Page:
Muses, Protect Us from Unruly Musing!
muse, verb: “to reflect, to be absorbed in thought” (mid-14th century); “to ponder, dream, wonder; loiter, waste time” (12th-century Old French)
Writing usually starts with a little musing. Pursuing that musing too far, however, can turn the writer from reflecting to wasting time. That calls to mind a different word.
amuse, verb: “to divert the attention, beguile, delude” (late 15th century, from Middle French amuser “cause to muse”)
Musing becomes unfocused and transfigures into little bits of beguiling thought. These thoughts can circle back to the original musing, allowing the writer to get some writing done, or they can divert the attention too far. Which calls to mind a different word.
bemuse, verb: “ to make utterly confused” (early 18th century); or, as Pope punned “devoted utterly to the Muses”
Is it the amusing Muses who have bemused the writer’s intentions?
Muse, noun: “protector of the arts” (late 14th century); from the Greek Mousa “the Muse”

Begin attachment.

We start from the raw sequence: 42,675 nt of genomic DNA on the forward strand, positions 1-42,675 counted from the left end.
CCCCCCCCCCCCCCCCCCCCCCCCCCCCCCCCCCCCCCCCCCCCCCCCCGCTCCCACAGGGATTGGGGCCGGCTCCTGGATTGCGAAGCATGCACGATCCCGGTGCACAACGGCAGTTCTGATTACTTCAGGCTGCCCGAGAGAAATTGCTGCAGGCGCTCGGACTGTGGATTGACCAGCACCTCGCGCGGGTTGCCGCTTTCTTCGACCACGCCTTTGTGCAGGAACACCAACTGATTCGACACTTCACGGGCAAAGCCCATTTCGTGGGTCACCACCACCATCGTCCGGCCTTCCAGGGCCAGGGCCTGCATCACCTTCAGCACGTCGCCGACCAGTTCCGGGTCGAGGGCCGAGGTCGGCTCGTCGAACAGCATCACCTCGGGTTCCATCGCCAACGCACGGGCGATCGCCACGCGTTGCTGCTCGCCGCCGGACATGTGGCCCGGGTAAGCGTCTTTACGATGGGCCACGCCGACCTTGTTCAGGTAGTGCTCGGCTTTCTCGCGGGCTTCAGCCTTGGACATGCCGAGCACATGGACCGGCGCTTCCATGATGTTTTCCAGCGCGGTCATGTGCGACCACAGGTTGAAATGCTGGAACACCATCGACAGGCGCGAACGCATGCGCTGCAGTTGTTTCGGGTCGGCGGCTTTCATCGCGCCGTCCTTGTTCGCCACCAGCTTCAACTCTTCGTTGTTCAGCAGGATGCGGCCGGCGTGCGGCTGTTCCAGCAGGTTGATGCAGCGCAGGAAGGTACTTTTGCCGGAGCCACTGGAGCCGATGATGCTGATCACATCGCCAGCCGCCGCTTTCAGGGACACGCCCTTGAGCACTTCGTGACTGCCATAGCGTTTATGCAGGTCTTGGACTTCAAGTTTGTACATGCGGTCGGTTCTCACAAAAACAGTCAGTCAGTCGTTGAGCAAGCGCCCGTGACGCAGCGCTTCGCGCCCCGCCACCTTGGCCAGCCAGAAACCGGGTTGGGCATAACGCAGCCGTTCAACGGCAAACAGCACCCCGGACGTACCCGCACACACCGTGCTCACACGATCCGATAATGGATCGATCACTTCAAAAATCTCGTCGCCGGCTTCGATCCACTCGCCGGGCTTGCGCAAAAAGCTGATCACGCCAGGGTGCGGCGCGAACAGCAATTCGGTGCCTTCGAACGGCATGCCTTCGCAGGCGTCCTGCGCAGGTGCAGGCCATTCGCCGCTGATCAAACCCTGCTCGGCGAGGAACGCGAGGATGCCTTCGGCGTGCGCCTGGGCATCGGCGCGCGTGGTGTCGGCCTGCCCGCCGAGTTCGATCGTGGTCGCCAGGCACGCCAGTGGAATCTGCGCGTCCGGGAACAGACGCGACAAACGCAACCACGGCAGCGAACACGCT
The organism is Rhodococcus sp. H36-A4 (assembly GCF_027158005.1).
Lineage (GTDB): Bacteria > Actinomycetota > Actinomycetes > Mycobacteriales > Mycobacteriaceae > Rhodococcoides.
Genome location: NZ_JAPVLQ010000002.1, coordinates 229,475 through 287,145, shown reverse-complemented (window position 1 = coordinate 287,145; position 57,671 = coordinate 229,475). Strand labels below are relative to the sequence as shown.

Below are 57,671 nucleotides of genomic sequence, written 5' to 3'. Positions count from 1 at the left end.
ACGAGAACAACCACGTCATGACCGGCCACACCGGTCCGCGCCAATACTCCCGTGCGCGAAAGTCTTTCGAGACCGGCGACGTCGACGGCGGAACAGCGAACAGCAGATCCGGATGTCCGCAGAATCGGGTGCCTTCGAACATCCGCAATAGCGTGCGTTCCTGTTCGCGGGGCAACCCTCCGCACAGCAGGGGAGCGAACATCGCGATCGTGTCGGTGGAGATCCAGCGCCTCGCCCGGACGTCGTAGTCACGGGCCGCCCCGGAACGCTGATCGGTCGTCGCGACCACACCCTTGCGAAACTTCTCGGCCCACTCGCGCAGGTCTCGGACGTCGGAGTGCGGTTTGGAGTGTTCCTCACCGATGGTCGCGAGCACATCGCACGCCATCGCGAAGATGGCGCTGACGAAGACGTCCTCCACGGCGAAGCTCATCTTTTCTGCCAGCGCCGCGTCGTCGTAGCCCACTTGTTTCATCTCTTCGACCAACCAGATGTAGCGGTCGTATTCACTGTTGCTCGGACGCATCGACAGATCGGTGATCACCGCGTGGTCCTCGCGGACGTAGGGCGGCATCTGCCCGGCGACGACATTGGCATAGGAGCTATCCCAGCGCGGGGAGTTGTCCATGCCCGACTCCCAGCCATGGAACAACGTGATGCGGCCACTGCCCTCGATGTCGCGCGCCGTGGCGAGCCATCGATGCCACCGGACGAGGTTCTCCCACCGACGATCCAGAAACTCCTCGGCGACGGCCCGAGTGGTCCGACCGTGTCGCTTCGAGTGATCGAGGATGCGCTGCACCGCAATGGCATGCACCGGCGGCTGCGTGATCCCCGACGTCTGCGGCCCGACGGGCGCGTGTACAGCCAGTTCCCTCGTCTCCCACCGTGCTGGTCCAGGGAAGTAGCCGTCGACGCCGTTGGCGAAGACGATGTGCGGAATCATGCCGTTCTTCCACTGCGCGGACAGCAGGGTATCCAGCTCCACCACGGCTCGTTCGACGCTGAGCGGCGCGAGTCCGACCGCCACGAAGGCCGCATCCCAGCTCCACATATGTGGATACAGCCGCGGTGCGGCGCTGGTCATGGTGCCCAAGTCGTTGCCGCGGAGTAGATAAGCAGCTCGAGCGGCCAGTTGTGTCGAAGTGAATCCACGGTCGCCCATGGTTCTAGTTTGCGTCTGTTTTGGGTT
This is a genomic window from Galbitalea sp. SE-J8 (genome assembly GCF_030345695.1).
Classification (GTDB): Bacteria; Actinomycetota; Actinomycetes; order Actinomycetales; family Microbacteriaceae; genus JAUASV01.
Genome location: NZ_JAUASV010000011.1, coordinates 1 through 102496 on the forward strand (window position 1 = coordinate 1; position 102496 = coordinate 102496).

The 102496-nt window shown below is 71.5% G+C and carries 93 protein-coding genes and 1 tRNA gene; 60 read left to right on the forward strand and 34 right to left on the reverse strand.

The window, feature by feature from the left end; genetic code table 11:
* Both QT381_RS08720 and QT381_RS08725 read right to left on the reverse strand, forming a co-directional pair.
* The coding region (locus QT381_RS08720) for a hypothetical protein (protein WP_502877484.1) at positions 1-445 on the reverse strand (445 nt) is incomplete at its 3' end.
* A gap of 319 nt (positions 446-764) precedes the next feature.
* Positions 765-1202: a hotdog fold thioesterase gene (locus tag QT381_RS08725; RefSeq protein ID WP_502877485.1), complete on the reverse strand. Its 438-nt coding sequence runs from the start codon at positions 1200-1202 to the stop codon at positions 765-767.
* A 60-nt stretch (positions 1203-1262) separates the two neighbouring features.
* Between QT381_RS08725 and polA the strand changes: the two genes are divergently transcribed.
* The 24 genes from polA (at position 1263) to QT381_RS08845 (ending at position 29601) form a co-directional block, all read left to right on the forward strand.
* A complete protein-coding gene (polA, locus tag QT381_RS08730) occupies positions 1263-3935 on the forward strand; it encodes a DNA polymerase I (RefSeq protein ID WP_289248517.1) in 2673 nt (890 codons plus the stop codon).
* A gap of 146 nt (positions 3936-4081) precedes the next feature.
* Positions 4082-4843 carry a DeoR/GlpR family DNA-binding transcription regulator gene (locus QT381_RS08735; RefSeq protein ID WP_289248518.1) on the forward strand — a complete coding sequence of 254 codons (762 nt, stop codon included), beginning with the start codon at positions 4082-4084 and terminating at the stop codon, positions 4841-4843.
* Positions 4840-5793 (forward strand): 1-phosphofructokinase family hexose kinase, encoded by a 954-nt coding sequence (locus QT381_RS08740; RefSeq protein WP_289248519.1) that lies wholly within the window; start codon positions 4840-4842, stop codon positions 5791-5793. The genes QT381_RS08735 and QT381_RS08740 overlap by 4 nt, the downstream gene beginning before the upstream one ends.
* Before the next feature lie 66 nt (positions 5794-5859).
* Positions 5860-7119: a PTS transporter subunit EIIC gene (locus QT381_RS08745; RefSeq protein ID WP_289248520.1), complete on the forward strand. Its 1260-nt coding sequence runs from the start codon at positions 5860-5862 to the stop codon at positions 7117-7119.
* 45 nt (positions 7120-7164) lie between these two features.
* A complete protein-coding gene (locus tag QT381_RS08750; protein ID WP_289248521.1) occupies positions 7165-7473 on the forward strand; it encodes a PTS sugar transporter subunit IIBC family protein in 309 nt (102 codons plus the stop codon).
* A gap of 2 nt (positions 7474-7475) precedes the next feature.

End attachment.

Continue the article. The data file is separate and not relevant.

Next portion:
There are nine of these mythological protectors, daughters of Zeus and Mnemosyne (“memory, remembrance” as used in “mnemonic device”: Calliope (epic poetry), Clio (history), Erato (love poetry), Euterpe (music), Melpomene (tragedy), Polymnia (hymns, sacred poetry), Terpsichore (dance), Thalia (comedy), and Urania (astronomy). Despite Pope's quip, they're not in the business of hindering the creative process.
Writers, borrow a few inches from Clio’s scroll and obey the prodding of Calliope’s stylus: get those musings down on paper before you have to change your title from “writer” to “muser.” After all, editors can edit your writing. Musings are a little more difficult.